The Government has been forced to delete a section of a key report on drone policy after it revealed that British drones are being used to carry out killings outside of war zones. Drones have previously been used to carry out the extra-judicial killings of British citizens in Syria, but this is the first time the Ministry of Defence has acknowledged their use outside areas of combat.
The decision to carry out the strikes on Junaid Hussain and Reyaad Khan in 2015 was controversial as the Government had been denied authority to carry out air strikes in the country by a vote in the House of Commons. It is thought to be the first time that British citizens have been killed by drones.
The MoD published its Joint Doctrine in September 2016, containing the acknowledgement that drones were being used to target people outside of war zones while noting that the growth in opposition to drone use “may also arise from the recent UK practice of targeting suspected terrorists outside of the armed conflict itself, and the meaning and application of a state’s right to self-defence.” The section was missing from the updated version of the document, with the removal spotted by Scottish Nationalist Party spokesperson Stewart McDonald.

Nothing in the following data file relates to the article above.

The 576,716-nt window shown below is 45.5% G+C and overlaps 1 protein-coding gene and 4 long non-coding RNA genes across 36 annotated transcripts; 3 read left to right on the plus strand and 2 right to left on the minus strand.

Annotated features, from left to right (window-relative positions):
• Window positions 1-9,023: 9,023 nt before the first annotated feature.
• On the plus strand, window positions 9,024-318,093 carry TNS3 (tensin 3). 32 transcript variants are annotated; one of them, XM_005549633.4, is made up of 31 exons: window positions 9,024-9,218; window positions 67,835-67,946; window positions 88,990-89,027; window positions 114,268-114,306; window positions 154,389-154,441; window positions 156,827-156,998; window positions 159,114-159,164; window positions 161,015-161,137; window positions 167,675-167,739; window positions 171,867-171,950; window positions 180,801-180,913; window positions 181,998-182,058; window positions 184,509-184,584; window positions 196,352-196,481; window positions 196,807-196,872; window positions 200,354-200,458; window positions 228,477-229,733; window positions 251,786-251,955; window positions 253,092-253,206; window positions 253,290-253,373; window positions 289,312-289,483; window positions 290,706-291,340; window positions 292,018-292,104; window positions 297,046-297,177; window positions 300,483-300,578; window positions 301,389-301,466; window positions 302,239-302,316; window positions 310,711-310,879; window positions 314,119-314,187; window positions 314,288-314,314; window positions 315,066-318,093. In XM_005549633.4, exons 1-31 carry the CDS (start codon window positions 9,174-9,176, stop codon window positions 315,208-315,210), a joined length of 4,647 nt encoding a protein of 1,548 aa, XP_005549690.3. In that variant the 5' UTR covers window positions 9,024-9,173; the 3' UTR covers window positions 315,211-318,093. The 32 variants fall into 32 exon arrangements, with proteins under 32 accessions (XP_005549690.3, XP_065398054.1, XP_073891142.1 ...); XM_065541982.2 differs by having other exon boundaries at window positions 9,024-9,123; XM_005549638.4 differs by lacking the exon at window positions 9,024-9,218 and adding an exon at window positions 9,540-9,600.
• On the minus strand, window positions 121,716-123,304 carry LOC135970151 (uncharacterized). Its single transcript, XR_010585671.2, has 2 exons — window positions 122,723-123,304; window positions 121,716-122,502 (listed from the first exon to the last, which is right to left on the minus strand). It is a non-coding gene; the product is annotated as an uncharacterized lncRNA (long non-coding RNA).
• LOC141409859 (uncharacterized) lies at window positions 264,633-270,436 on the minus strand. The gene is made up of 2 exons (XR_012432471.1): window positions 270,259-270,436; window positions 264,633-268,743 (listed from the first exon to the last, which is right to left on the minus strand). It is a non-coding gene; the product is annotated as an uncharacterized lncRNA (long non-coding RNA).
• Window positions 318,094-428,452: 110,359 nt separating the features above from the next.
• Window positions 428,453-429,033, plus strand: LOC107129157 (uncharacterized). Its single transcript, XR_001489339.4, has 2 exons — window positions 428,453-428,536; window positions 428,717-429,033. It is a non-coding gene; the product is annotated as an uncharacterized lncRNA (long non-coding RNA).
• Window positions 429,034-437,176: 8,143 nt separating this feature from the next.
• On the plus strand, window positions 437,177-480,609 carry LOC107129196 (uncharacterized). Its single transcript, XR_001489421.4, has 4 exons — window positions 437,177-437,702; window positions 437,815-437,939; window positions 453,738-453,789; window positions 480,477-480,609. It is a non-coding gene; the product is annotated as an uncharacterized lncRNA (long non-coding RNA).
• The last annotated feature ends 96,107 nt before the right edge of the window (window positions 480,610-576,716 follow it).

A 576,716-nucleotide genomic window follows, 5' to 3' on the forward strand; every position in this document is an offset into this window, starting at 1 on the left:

Mark Lancaster, Minister of State for the Armed Forces, said that the original version of the document was the result of “erroneous drafting” and described the reports of MoD policy on carrying out drone strikes outside of war zones as “misleading.”
Through the use of drones in various areas of conflict, the UK is able to continue to participate in wars which the public have opposed for many years. The whole operation to shrouded in secrecy, with the Government refusing to confirm or deny that a “kill list” exists, although Defence Secretary Gavin Williamson has previously said that no “terrorist, whether they come from this country or any other, should ever be allowed back into this country,” adding “We should do everything we can do to destroy and eliminate that threat.”